The NSA will get new authorities to issue binding directives and manage the transition to zero trust architectures and the cloud in national security systems. Pictured: Gen. Paul Nakasone, U.S. Cyber Commander commander and National Security Agency director. (Photo by Chip Somodevilla/Getty Images)

The White House issued a memo today that gives the National Security Agency (NSA) more authority over protecting national security systems and seeks to better position the Department of Defense (DoD) and intelligence agencies to handle a range of digital national security threats targeting cloud systems and outdated encryption standards.

The memo places the NSA in a role similar to the one the Cybersecurity and Infrastructure Security Agency (CISA) plays among federal civilian agencies. The agency will now have the authority to issue emergency and binding directives that require agencies to take discrete actions on cybersecurity problems or emerging threats.

While each agency will still ultimately be responsible for protecting their sensitive systems and data, it gives the director of the NSA wide latitude to designate what constitutes a national security system at other defense and intelligence agencies, examine systems for security controls and incident response and issue new requirements or activities meant to shore up cybersecurity.

It also establishes the NSA as the “focal point” for visibility over cybersecurity threats that affect military and intelligence systems. Within two months, the NSA will issue a directive ordering agencies to send relevant information for any and all “cross domain solutions” or systems that connect to other systems with different levels of classification. Agencies will send logs, IT asset inventories, patching history and other information to the NSA, who will serve as the principal advisor for all such actions.

The memo also puts responsibility on DoD, the FBI, the CIA and the Office of the Director of National Intelligence to flesh out a framework for conducting incident response activities on national security systems and requires any breach to be reported to the NSA.

The order lays out a number of timelines for military and intelligence agencies to follow.

By March, each agency with systems that handle sensitive or classified national security data must update their plans around zero trust and cloud adoption. By April, the Committee on National Security Systems must establish minimum security controls for national security IT systems that are migrated to the cloud. Agencies must also confirm that all national security system data are using multifactor authentication and encryption protocols for, both for data-at-rest and in transit, by July.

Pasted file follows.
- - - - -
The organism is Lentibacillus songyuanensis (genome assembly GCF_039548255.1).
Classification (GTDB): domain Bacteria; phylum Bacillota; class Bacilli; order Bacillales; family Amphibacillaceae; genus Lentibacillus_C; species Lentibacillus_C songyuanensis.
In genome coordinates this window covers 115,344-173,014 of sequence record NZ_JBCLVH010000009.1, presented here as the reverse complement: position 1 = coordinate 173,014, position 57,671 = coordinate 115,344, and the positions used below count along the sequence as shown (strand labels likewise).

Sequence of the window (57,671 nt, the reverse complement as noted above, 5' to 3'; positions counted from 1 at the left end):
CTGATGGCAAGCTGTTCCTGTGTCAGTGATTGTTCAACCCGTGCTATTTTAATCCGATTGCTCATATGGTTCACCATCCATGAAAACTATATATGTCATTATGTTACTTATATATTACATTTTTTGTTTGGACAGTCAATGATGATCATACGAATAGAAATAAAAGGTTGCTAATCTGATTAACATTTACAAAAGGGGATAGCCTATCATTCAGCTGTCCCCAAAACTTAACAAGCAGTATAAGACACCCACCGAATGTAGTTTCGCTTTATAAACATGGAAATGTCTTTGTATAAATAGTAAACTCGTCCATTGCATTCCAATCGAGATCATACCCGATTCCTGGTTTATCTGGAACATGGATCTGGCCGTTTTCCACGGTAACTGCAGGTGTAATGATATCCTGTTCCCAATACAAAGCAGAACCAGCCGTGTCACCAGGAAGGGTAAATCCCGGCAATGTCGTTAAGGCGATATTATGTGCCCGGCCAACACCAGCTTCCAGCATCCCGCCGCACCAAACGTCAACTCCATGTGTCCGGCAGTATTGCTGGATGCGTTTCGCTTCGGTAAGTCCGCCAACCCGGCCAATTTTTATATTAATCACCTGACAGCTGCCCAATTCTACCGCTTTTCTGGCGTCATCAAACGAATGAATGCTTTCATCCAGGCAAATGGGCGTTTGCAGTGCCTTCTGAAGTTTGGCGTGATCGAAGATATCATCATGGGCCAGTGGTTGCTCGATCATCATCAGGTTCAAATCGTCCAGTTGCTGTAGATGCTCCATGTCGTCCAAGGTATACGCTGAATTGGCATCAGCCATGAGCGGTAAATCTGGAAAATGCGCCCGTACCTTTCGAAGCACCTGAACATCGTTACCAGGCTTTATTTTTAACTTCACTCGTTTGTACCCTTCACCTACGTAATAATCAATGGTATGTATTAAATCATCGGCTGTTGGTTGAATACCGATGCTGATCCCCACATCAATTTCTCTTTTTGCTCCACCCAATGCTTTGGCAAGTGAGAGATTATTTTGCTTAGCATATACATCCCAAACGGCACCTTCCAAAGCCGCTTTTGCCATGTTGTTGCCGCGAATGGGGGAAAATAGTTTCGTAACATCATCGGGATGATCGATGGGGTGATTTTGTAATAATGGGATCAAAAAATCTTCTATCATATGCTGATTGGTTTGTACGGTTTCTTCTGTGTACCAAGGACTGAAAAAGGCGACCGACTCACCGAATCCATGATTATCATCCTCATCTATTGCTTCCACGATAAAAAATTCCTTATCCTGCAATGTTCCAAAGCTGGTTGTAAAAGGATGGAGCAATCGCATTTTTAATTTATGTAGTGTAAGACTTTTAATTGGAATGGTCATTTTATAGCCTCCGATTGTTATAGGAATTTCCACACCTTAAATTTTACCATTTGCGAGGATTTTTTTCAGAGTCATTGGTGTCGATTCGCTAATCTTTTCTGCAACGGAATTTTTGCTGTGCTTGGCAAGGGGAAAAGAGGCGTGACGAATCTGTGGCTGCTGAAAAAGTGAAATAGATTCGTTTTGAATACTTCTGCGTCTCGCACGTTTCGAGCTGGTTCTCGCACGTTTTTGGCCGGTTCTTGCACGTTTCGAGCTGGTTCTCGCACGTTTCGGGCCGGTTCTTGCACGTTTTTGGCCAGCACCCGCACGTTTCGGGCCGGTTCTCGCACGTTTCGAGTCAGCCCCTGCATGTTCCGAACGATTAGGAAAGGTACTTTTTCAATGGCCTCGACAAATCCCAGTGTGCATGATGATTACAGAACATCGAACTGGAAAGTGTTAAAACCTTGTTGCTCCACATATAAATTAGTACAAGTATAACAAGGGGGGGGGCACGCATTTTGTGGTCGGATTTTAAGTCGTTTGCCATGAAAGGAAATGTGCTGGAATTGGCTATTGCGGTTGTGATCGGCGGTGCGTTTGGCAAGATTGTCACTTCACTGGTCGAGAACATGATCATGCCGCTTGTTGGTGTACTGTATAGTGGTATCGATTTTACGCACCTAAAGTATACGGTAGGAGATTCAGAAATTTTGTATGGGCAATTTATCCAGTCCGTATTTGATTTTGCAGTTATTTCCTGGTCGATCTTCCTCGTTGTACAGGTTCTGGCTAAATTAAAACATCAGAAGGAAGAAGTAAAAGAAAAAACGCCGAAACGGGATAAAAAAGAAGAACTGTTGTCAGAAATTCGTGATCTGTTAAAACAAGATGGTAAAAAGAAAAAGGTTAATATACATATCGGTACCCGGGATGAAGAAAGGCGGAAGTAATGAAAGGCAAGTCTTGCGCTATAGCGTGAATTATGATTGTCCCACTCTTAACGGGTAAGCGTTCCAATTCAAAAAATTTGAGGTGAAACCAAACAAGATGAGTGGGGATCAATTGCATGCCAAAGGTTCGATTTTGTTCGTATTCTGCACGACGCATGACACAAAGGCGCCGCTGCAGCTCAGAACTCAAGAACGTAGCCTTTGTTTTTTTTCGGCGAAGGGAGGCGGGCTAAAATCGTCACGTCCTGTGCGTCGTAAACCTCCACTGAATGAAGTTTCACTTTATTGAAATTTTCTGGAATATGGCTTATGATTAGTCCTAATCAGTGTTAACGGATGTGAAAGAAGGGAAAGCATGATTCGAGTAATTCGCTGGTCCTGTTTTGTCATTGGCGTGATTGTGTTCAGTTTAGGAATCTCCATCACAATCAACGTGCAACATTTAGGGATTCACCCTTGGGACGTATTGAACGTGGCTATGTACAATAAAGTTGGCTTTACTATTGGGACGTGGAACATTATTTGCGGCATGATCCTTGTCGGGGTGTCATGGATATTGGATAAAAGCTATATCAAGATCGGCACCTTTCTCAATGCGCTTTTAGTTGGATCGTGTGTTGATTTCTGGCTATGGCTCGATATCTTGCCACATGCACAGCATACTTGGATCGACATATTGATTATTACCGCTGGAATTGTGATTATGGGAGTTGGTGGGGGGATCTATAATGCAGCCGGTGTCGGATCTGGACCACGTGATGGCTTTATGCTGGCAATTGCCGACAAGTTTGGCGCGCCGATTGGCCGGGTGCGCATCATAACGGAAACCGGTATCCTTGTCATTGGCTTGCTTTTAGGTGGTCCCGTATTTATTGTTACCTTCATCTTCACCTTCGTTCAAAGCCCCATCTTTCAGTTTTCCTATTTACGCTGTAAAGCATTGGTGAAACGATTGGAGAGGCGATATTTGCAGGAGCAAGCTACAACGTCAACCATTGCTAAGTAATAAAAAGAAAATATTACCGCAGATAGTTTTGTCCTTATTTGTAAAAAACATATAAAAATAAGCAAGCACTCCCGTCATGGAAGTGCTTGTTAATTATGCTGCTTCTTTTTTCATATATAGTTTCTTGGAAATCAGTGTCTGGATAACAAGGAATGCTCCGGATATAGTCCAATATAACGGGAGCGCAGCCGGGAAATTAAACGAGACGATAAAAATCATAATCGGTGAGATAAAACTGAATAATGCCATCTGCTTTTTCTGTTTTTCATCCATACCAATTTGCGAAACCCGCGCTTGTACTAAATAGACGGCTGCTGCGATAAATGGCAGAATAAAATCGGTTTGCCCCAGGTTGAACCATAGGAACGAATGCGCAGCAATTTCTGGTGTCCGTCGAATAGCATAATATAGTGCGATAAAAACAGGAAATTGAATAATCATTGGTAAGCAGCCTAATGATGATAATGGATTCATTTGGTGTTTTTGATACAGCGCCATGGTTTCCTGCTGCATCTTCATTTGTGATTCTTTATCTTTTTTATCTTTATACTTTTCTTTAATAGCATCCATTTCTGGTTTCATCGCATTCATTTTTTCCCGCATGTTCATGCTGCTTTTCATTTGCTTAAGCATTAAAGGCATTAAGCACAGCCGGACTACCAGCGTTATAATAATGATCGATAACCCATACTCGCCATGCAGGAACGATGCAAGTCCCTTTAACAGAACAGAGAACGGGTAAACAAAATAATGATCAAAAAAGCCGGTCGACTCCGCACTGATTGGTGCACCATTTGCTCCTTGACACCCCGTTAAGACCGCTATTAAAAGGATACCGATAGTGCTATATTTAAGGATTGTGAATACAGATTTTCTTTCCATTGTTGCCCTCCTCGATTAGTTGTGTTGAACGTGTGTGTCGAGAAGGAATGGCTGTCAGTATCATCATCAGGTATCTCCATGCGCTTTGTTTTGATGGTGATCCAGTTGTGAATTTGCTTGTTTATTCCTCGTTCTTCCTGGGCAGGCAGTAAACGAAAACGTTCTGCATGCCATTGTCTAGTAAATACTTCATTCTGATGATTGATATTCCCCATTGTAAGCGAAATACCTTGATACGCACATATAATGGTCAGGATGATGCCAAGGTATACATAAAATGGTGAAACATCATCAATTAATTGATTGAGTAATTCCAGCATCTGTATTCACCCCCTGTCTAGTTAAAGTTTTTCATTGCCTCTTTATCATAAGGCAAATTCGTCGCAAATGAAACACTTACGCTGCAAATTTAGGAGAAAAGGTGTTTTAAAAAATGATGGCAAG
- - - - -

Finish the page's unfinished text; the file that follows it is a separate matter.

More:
On the encryption side, the NSA has been at the forefront of implementing new encryption protocols that can withstand potential attacks from quantum computers in the future. The memo puts the NSA in the driver's seat of implementing similar transformations across the national security space, including contractors. Defense and intel agencies will have six months to map out any systems that are not-compliant or using NSA approved algorithms and establish timelines for replacing them.

A House report on the National Defense Authorization Act last September explicitly floated giving the NSA the authority to issue binding operational directives, saying that while current law allows the Joint Functional Headquarters-Department of Defense Information Network agencies “to direct required actions to the majority of the federal government, there appear to be impediments to a comparable authority over National Security Systems.”

At the time, one former NSA employee told SC Media that it would depend on the specifics but if granted, he expected such authorities to be used not only to defend U.S. government networks, but also enhance intelligence collection against the foreign adversaries targeting them.  

"No federal agency has ever said, ‘Please don’t give us an authority,’ and intelligence agencies are certainly no exception,” said Jake Williams, a former NSA hacker and chief technology officer at BreachQuest. "Intelligence agencies only operate within the authorities they’re granted and certainly any BODs given to NSA will be used to enhance the intelligence mission.”

Sen. Mark Warner, D-Va., praised the move in a statement and pointed to the requirement that agencies report hacks to the NSA, calling for Congress to pass legislation he authored imposing similar requirements on critical infrastructure. A bill to do so was stripped out of last year's NDAA, but sources in Congress have told SC Media that they are eyeing a number of possible legislative vehicles, including an upcoming government spending bill due in February and as a rider to the United States Innovation and Competition Act, to get it passed into law.

"Now it’s time for Congress to act by passing our bipartisan legislation that would require critical infrastructure owners and operators to report such cyber intrusions within 72 hours," Warner said.